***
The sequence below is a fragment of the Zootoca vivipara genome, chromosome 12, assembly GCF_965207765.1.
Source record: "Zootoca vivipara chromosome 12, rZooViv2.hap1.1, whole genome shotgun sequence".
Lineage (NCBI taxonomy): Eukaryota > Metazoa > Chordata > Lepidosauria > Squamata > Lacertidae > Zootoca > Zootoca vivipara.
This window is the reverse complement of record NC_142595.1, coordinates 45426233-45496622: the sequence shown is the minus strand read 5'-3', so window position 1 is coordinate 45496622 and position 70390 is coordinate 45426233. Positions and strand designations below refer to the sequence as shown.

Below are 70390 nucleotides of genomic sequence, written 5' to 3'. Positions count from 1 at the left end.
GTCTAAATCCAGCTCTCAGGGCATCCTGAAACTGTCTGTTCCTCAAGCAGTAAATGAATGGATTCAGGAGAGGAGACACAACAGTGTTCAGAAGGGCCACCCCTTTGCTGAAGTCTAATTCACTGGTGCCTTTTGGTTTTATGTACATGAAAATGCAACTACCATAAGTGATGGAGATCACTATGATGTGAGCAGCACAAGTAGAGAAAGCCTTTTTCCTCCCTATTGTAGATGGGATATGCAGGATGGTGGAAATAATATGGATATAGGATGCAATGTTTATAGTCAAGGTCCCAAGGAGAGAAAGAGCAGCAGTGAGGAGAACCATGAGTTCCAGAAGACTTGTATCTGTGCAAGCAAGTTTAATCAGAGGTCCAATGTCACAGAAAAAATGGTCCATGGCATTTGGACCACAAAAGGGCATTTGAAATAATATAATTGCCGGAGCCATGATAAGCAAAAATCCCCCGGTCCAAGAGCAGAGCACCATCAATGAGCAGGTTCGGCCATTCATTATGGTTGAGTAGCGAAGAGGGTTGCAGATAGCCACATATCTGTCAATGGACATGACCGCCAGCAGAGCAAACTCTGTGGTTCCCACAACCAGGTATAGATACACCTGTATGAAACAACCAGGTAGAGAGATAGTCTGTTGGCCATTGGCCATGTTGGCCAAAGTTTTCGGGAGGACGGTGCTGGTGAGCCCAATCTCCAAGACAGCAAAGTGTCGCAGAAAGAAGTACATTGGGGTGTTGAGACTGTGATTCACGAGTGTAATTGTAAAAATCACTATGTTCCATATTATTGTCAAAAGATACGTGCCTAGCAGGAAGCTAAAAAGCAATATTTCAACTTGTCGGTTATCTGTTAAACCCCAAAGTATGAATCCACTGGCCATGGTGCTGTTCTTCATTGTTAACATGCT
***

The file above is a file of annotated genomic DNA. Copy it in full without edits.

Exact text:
The sequence below is a fragment of the Zootoca vivipara genome, chromosome 12, assembly GCF_965207765.1.
Source record: "Zootoca vivipara chromosome 12, rZooViv2.hap1.1, whole genome shotgun sequence".
Lineage (NCBI taxonomy): Eukaryota > Metazoa > Chordata > Lepidosauria > Squamata > Lacertidae > Zootoca > Zootoca vivipara.
This window is the reverse complement of record NC_142595.1, coordinates 45426233-45496622: the sequence shown is the minus strand read 5'-3', so window position 1 is coordinate 45496622 and position 70390 is coordinate 45426233. Positions and strand designations below refer to the sequence as shown.

Below are 70390 nucleotides of genomic sequence, written 5' to 3'. Positions count from 1 at the left end.
GTCTAAATCCAGCTCTCAGGGCATCCTGAAACTGTCTGTTCCTCAAGCAGTAAATGAATGGATTCAGGAGAGGAGACACAACAGTGTTCAGAAGGGCCACCCCTTTGCTGAAGTCTAATTCACTGGTGCCTTTTGGTTTTATGTACATGAAAATGCAACTACCATAAGTGATGGAGATCACTATGATGTGAGCAGCACAAGTAGAGAAAGCCTTTTTCCTCCCTATTGTAGATGGGATATGCAGGATGGTGGAAATAATATGGATATAGGATGCAATGTTTATAGTCAAGGTCCCAAGGAGAGAAAGAGCAGCAGTGAGGAGAACCATGAGTTCCAGAAGACTTGTATCTGTGCAAGCAAGTTTAATCAGAGGTCCAATGTCACAGAAAAAATGGTCCATGGCATTTGGACCACAAAAGGGCATTTGAAATAATATAATTGCCGGAGCCATGATAAGCAAAAATCCCCCGGTCCAAGAGCAGAGCACCATCAATGAGCAGGTTCGGCCATTCATTATGGTTGAGTAGCGAAGAGGGTTGCAGATAGCCACATATCTGTCAATGGACATGACCGCCAGCAGAGCAAACTCTGTGGTTCCCACAACCAGGTATAGATACACCTGTATGAAACAACCAGGTAGAGAGATAGTCTGTTGGCCATTGGCCATGTTGGCCAAAGTTTTCGGGAGGACGGTGCTGGTGAGCCCAATCTCCAAGACAGCAAAGTGTCGCAGAAAGAAGTACATTGGGGTGTTGAGACTGTGATTCACGAGTGTAATTGTAAAAATCACTATGTTCCATATTATTGTCAAAAGATACGTGCCTAGCAGGAAGCTAAAAAGCAATATTTCAACTTGTCGGTTATCTGTTAAACCCCAAAGTATGAATCCACTGGCCATGGTGCTGTTCTTCATTGTTAACATGCT